This article was originally published in The Notebook. In August 2020, The Notebook became Chalkbeat Philadelphia.
The newest member of the School Reform Commission is also the first member in its 13-year history who is a career educator.
Marjorie Neff retired in June after 38 years with the District, including eight years as principal of Masterman, one of its flagship magnet schools.
Neff, in an interview, said that she had planned in retirement to continue to advocate for more funds for Philadelphia schools. As a principal, she saw how the unremitting cuts and layoffs of the past few years have disrupted teaching and learning. Masterman has lost 30 percent of its staff since 2011.
When Mayor Nutter asked her to serve on the SRC, she felt she couldn’t refuse. Neff attended her first SRC meeting on Aug. 28.
Although she says she can offer many insights as a lifelong educator, Neff doesn’t expect to be giving much advice on specific policies to Superintendent William Hite. Instead, she said, “I want to make sure there is congruence between, ‘What does it mean to transform schools?’ and ‘How much is it going to cost?’”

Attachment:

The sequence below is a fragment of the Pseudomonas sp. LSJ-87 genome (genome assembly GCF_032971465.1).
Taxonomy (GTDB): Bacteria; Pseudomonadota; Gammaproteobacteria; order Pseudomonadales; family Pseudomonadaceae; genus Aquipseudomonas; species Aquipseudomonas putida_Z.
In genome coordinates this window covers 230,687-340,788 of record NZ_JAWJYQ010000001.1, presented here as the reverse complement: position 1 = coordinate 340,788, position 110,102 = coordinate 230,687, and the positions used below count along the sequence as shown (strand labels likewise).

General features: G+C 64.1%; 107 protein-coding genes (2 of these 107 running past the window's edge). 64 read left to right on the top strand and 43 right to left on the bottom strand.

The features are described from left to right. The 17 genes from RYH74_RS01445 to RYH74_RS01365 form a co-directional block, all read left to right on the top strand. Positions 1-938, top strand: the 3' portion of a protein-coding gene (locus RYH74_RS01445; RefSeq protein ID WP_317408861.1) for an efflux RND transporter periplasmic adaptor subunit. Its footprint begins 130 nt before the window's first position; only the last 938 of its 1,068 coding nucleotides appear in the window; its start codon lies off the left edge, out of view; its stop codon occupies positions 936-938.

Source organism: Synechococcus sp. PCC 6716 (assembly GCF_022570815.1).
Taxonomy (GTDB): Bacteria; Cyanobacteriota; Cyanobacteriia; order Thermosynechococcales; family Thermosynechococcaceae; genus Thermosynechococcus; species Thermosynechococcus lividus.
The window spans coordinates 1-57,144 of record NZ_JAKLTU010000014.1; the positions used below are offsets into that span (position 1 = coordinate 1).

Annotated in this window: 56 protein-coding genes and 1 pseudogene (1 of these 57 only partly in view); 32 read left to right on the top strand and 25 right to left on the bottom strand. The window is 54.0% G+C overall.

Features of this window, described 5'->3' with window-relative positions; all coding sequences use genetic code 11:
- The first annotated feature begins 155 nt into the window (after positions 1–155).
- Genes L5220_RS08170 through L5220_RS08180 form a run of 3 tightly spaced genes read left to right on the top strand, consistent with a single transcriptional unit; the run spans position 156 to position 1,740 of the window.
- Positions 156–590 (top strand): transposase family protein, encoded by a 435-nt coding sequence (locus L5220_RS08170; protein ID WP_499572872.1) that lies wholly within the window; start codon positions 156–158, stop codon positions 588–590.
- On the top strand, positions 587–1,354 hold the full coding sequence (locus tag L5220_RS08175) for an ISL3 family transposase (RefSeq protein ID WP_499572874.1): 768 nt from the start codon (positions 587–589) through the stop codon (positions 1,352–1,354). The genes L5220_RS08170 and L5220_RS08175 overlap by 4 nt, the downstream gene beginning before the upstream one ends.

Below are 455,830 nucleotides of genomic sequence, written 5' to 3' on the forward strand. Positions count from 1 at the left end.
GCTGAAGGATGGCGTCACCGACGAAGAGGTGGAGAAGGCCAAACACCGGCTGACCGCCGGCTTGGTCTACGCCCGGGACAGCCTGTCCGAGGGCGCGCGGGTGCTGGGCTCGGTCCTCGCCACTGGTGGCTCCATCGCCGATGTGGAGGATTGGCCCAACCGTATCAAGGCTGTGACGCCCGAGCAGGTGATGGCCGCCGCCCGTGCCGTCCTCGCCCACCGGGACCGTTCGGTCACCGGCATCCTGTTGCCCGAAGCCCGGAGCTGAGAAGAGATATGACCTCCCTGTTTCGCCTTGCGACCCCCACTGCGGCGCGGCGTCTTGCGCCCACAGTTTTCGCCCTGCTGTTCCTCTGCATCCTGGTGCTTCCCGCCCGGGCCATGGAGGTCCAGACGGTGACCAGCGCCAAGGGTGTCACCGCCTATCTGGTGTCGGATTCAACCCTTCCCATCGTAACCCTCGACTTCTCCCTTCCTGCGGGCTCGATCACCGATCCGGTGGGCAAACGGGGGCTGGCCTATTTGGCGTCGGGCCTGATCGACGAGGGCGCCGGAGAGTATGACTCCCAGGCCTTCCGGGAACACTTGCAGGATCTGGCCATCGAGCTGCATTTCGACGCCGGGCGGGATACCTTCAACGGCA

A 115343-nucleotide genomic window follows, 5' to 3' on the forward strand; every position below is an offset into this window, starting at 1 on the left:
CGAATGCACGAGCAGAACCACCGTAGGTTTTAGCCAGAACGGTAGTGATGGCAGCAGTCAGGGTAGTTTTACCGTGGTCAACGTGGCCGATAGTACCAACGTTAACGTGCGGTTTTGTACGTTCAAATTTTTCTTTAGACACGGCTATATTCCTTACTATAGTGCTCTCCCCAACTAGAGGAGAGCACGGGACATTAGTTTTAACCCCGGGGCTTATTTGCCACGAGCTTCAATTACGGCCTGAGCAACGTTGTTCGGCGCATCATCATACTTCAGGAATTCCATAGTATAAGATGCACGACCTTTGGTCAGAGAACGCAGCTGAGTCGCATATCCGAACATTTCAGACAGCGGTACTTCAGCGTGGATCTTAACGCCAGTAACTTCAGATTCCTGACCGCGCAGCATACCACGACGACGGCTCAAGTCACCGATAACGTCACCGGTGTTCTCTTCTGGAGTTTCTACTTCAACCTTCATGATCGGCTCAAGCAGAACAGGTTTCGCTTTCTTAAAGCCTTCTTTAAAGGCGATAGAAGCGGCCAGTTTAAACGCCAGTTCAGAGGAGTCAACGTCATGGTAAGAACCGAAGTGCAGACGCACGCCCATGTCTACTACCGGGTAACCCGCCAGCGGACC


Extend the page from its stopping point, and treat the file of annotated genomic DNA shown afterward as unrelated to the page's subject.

She said she has been distressed that Hite has been forced to build his priorities around “trying to make things work when you don’t have the money,” instead of expanding on his vision.
And while she thinks that there need to be some changes in the teachers’ contract, she worries about what she called Harrisburg’s strategy of “demonizing the very people who have responsibility for making changes” in schools. Gov. Corbett has repeatedly talked about union concessions as a condition of increasing state aid to the District. The SRC is seeking benefit and work-rule concessions, but has dropped a demand that teachers take a pay cut.
Attacking teachers, Neff said, makes it harder to keep and attract the best ones. How can the District do that, she said, “if the narrative is that everything is their fault?”
A resident of Mount Airy, the Pittsburgh native started out as a social studies teacher and later became certified in special education. Before becoming principal of Masterman, she was principal of Powel Elementary. Her two sons attended Philadelphia public schools.
Neff’s term runs until January 2017. She replaces Wendell Pritchett, who resigned in July. She is the third new commissioner named this year. Chair Bill Green and Commissioner Farah Jimenez were appointed by Gov. Corbett in January.